Whale showdown at Arctic Council
by Ric Stryde
NNSL (Aug 18/97) - Canada's polar affairs ambassador wants the Arctic Canada to adopt new procedures to get around an American veto of marine mammal issues.
The U.S. position was taken in response to recent Canadian Inuit hunts for endangered bowhead whales.
Because the Arctic Council, a panel of eight polar nations, is designed to make decisions by consensus, all members have an effective veto. Ambassador Mary Simon, however, said a simple majority should suffice.
Canada permits aboriginal whale hunts without a quota from the International Whaling Commission, the group that monitors the state of whales throughout the world.
Because of Canadian actions, U.S. President Bill Clinton was forced to either levy trade sanctions, or refuse to talk about "marine mammals" at any upcoming meetings, said Robert Senseney, chief of polar affairs, for the U.S. Department of State.
"The president has directed us to not allow it to be on the agenda," said Senseney. "If Canada is going to continue in whaling then it should rejoin the IWC."
"The IWC was set up to regulate commercial whaling. We banned it in 1972. Ten years later Canada decided there was no reason to remain in the IWC," said Simon.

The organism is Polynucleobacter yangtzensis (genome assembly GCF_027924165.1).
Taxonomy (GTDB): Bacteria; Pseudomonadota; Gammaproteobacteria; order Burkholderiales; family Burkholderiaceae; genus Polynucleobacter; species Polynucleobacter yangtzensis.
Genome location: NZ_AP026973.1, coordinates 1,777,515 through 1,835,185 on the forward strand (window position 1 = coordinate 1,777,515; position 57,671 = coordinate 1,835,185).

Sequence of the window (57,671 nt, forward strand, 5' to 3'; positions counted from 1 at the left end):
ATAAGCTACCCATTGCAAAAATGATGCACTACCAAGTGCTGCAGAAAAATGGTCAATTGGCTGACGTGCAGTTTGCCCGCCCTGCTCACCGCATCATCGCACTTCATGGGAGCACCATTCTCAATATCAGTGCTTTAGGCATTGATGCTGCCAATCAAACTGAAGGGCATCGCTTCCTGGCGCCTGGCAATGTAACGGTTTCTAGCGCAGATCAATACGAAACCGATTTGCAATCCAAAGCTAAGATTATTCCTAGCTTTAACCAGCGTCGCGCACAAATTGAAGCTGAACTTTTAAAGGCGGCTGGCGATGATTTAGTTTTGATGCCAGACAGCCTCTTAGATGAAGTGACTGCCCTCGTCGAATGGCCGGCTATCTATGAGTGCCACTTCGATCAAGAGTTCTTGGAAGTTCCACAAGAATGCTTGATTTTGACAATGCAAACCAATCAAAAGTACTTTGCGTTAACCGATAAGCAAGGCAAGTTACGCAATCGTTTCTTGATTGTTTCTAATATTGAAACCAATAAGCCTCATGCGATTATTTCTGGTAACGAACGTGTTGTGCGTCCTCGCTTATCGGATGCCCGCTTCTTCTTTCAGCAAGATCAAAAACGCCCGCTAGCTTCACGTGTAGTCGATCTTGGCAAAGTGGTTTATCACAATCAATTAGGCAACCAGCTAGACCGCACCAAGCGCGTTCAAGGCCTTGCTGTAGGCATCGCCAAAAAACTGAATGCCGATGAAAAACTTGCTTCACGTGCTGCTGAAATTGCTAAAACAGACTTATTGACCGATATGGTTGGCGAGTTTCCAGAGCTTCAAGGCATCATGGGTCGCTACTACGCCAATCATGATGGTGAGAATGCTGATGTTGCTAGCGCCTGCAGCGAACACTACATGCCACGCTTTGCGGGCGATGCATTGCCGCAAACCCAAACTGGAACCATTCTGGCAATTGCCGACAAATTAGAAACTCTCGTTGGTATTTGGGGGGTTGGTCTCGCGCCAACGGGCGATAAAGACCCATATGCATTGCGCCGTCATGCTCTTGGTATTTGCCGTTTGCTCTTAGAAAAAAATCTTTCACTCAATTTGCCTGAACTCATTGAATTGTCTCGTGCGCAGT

She added that aboriginal groups consider the IWC an "anti-whaling" group and the Canadian government took that into consideration, when it withdrew.
The absence of the issue of whaling does not seem to bother the American government. "It doesn't seem to me that the absence of this issue will harm the effectiveness of the Arctic Council," said Senseney.
Simon disagrees. "The big part of the Arctic Council (policies) for sustainable development is marine mammals," she said. "There are a lot of other issues, but it's a big part."
She added that the other countries "do not agree with the U.S."
The next Arctic Council meeting, with or without whales, is scheduled for this October in Yellowknife.